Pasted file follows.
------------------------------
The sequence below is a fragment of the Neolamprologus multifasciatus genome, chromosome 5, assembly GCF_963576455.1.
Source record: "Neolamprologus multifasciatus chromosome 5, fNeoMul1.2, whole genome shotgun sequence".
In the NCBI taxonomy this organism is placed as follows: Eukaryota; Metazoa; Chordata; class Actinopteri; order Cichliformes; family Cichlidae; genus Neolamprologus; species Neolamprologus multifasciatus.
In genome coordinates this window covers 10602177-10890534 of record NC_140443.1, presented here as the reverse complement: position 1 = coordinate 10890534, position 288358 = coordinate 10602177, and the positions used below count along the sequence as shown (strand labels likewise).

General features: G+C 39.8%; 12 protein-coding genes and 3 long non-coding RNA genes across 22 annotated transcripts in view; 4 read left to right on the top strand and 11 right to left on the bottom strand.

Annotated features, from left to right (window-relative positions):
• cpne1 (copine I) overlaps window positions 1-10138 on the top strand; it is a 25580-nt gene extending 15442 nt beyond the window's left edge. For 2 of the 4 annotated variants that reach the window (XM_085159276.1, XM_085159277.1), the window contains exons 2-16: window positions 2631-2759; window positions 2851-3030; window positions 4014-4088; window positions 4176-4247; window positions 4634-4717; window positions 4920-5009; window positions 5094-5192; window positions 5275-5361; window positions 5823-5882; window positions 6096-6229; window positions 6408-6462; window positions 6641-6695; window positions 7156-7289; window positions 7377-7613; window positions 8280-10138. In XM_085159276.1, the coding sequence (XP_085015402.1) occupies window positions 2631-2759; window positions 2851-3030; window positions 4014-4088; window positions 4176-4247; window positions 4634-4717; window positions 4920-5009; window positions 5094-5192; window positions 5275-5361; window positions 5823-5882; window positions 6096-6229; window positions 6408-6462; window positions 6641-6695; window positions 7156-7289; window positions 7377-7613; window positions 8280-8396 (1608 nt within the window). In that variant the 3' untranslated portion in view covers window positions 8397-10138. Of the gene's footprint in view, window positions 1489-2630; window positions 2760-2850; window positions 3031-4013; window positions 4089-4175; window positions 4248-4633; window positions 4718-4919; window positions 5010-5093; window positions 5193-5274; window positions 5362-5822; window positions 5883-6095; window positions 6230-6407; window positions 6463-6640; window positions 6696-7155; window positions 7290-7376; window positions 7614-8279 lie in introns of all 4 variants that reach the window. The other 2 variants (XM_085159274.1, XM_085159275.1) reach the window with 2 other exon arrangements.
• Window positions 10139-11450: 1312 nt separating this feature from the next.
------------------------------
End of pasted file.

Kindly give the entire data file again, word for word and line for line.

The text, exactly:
The sequence below is a fragment of the Neolamprologus multifasciatus genome, chromosome 5, assembly GCF_963576455.1.
Source record: "Neolamprologus multifasciatus chromosome 5, fNeoMul1.2, whole genome shotgun sequence".
In the NCBI taxonomy this organism is placed as follows: Eukaryota; Metazoa; Chordata; class Actinopteri; order Cichliformes; family Cichlidae; genus Neolamprologus; species Neolamprologus multifasciatus.
In genome coordinates this window covers 10602177-10890534 of record NC_140443.1, presented here as the reverse complement: position 1 = coordinate 10890534, position 288358 = coordinate 10602177, and the positions used below count along the sequence as shown (strand labels likewise).

General features: G+C 39.8%; 12 protein-coding genes and 3 long non-coding RNA genes across 22 annotated transcripts in view; 4 read left to right on the top strand and 11 right to left on the bottom strand.

Annotated features, from left to right (window-relative positions):
• cpne1 (copine I) overlaps window positions 1-10138 on the top strand; it is a 25580-nt gene extending 15442 nt beyond the window's left edge. For 2 of the 4 annotated variants that reach the window (XM_085159276.1, XM_085159277.1), the window contains exons 2-16: window positions 2631-2759; window positions 2851-3030; window positions 4014-4088; window positions 4176-4247; window positions 4634-4717; window positions 4920-5009; window positions 5094-5192; window positions 5275-5361; window positions 5823-5882; window positions 6096-6229; window positions 6408-6462; window positions 6641-6695; window positions 7156-7289; window positions 7377-7613; window positions 8280-10138. In XM_085159276.1, the coding sequence (XP_085015402.1) occupies window positions 2631-2759; window positions 2851-3030; window positions 4014-4088; window positions 4176-4247; window positions 4634-4717; window positions 4920-5009; window positions 5094-5192; window positions 5275-5361; window positions 5823-5882; window positions 6096-6229; window positions 6408-6462; window positions 6641-6695; window positions 7156-7289; window positions 7377-7613; window positions 8280-8396 (1608 nt within the window). In that variant the 3' untranslated portion in view covers window positions 8397-10138. Of the gene's footprint in view, window positions 1489-2630; window positions 2760-2850; window positions 3031-4013; window positions 4089-4175; window positions 4248-4633; window positions 4718-4919; window positions 5010-5093; window positions 5193-5274; window positions 5362-5822; window positions 5883-6095; window positions 6230-6407; window positions 6463-6640; window positions 6696-7155; window positions 7290-7376; window positions 7614-8279 lie in introns of all 4 variants that reach the window. The other 2 variants (XM_085159274.1, XM_085159275.1) reach the window with 2 other exon arrangements.
• Window positions 10139-11450: 1312 nt separating this feature from the next.